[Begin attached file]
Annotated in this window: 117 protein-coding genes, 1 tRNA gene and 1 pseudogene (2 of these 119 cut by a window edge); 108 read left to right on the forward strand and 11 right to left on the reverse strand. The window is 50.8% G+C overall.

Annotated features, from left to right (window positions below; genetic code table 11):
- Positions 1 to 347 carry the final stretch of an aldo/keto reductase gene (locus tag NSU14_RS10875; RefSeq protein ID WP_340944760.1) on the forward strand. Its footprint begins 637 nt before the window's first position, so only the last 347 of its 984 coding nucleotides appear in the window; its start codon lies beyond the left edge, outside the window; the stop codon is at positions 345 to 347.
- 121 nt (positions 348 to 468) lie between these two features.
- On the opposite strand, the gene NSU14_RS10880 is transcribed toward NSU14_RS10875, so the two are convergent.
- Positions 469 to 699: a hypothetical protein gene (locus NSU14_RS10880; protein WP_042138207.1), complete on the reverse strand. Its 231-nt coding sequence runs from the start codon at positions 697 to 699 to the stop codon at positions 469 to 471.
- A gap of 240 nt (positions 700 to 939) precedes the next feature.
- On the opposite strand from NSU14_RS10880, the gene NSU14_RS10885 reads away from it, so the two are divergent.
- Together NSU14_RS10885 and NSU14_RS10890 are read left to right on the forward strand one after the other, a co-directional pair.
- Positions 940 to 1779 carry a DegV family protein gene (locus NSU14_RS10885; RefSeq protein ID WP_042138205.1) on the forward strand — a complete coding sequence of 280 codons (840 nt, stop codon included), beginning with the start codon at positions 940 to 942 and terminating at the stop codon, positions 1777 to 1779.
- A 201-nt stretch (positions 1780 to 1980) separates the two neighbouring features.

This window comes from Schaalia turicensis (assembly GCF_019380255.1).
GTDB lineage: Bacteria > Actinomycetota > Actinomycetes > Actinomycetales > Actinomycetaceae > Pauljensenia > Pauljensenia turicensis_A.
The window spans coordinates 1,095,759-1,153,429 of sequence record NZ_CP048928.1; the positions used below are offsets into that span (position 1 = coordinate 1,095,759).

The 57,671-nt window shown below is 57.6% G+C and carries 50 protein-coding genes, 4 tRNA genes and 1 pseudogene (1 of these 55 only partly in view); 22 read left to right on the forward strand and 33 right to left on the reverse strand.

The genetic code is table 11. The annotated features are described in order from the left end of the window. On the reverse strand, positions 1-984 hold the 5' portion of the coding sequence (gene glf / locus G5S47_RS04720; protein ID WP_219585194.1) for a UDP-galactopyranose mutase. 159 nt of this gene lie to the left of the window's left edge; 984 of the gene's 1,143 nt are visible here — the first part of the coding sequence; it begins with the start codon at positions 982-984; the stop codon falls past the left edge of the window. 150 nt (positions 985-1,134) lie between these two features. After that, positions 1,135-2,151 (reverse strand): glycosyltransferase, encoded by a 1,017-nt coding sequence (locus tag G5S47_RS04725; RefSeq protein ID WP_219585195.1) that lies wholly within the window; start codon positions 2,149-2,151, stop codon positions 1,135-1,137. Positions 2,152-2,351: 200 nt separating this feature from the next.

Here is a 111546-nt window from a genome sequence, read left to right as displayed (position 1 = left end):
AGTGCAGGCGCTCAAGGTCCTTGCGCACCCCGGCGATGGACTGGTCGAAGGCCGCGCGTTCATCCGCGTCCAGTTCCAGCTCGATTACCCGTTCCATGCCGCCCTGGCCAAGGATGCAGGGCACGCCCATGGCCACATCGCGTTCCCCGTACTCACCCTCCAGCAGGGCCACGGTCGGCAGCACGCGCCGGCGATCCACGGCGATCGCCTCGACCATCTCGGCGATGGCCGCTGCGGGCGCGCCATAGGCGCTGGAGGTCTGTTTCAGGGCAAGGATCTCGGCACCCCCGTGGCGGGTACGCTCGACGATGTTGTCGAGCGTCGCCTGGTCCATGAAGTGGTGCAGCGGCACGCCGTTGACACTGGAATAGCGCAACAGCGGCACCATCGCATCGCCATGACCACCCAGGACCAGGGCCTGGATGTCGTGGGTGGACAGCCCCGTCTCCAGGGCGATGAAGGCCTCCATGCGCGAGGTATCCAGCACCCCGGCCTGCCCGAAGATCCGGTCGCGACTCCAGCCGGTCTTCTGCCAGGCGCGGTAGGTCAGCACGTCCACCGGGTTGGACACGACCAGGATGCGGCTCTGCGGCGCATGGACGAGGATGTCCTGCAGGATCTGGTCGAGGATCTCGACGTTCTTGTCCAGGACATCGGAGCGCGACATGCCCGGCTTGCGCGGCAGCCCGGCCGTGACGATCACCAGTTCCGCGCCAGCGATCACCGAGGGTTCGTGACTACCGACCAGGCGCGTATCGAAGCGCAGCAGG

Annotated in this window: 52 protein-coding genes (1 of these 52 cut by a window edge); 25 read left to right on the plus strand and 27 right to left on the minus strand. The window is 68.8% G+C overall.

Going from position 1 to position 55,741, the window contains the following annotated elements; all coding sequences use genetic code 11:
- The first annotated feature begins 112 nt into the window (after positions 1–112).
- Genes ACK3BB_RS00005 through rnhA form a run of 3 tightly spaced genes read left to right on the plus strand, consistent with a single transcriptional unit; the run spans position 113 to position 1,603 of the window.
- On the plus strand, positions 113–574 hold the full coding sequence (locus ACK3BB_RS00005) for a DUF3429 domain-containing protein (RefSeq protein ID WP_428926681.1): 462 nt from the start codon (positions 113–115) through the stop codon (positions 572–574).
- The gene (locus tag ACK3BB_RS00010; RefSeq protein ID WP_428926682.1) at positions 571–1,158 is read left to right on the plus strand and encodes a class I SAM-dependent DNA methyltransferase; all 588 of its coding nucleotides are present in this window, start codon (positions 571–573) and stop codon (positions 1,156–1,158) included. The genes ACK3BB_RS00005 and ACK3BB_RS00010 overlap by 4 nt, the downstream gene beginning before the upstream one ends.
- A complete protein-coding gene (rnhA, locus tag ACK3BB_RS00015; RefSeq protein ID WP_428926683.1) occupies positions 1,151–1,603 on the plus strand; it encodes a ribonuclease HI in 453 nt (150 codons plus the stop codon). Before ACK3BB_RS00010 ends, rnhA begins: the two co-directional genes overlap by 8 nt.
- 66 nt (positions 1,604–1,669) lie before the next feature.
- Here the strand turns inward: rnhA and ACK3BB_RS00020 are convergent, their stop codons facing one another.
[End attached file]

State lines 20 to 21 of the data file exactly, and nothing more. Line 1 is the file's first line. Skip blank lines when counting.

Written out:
Going from position 1 to position 55,741, the window contains the following annotated elements; all coding sequences use genetic code 11:
- The first annotated feature begins 112 nt into the window (after positions 1–112).